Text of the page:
Houses that were built before the invention of air conditioning often were built in the shade of large old trees to help keep them cool.

Thanks to all of these factors, Atlanta has both preserved much of its tree canopy and saved many remaining trees from the original old-growth forests from before the European arrival.

Old-growth forests have qualities and confer benefits not shared by other types of forests.

They draw more carbon out of the atmosphere than young forests. They also remove toxins, like ozone.

Biodiversity is much greater in old-growth forests:

Old forests have a greater variety of frog and salamander species.

Vegetation in the understory is more diverse in old-growth forests. A second-growth forest that has been cut down and grows back never again reaches a similar level of biodiversity.

Many species of orchid partner with fungi that are only found on old-growth trees.

Speaking of fungi, Dr. Maloof said that the trees in old-growth forests are covered and connected by a network of different kinds of fungus that allow for communication of sorts among the trees. Minerals and other needed compounds can be transferred from one tree that has an abundance to another tree that has a lack. Dr. Maloof called this phenomenon the “wood-wide web.”

Some of the old-growth remnants in the Atlanta metropolitan area include Fernbank Forest, Deepdene Park, Herbert Green Park, Cascade Springs Nature Preserve, and the Lullwater Conservation Garden, among many others.

In the lobby outside the auditorium, Dr. Maloof was selling and signing her latest book, Natures Temples: The Complex World of Old-Growth Forests. I picked up a copy before I left the event. It’s a slim volume, under 200 pages. I’ll review it here when I read it.

After Dr. Maloof’s talk was another, an “Atlanta Forest Overview” by Kathryn Kolb, the director of EcoAddendum. The evening concluded with a discussion moderated by Maria Saporta that included academics, members of NGOs, and one of Atlanta’s “resilience officers” speaking about the local green space and efforts to husband and extend it. I was unable to take notes for that portion of the evening, so I can’t provide a recap here.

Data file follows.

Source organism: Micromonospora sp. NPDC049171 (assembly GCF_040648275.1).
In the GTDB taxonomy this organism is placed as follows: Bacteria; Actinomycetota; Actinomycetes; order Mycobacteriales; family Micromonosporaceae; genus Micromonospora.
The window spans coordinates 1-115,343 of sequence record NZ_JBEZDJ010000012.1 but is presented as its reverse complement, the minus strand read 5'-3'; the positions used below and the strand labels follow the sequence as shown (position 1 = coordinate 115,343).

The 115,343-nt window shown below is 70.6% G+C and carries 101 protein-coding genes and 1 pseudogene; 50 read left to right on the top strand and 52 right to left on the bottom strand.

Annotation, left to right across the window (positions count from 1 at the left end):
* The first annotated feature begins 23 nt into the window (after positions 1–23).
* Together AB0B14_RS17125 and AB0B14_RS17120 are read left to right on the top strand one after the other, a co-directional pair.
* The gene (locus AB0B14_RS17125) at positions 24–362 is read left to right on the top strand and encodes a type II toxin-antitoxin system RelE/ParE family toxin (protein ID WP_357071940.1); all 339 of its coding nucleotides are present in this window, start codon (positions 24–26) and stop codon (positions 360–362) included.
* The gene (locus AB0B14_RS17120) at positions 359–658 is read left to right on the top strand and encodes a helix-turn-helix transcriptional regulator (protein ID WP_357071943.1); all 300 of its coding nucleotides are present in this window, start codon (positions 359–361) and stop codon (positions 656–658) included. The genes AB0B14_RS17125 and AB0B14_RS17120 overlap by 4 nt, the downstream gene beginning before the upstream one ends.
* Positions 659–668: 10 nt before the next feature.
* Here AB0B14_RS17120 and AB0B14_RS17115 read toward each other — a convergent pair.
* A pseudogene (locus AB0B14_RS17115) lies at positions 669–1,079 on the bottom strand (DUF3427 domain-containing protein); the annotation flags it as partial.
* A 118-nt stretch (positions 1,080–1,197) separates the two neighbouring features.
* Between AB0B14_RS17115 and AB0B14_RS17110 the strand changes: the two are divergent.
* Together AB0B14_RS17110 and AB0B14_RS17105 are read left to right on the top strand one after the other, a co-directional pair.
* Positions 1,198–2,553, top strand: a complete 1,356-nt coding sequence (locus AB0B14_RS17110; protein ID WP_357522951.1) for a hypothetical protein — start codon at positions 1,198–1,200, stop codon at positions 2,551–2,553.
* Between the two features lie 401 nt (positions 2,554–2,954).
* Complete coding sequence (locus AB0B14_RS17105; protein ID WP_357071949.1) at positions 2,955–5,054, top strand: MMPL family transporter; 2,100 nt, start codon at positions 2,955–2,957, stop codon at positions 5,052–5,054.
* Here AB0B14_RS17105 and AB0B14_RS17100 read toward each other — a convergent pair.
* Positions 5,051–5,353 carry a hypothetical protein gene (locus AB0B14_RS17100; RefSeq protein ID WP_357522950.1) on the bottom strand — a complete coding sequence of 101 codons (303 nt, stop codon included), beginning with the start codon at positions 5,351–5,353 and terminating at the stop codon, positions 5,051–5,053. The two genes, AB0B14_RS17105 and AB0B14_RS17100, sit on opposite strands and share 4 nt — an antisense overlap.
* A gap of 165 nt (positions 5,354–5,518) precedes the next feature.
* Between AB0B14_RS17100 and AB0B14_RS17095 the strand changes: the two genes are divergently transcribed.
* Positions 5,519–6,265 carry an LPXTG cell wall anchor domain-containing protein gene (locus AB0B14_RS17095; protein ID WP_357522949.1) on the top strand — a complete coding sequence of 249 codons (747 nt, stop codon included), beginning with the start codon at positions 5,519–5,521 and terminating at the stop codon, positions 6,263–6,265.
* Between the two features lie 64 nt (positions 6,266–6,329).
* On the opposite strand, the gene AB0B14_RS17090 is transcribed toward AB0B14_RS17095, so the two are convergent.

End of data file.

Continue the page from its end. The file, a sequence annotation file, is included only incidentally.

I was made aware of this event by the Atlanta Science Tavern. Thanks to them!

 


My 2016 Books.

At the end of 2015, I observed that I’d only read ten books for the year, including graphic novels—a record low number since I’ve been keeping a books diary. I had been reading, a lot, but it had mostly been blogs, magazine articles, and single issues of comic books. I resolved to pick up the pace in 2016.

Mission accomplished. I read 26 books in the year just concluded, including graphic novels (but only eight graphic novels, so it’s a pretty substantive list).

The predominant takeaway for the year’s reading is that 2016 was the year I discovered The Expanse. After watching the terrific first season of the television show, I began reading the James S.A. Corey novels on which it’s based. I read the first four, as well as two of the ancillary novellas and a short story also set in that world.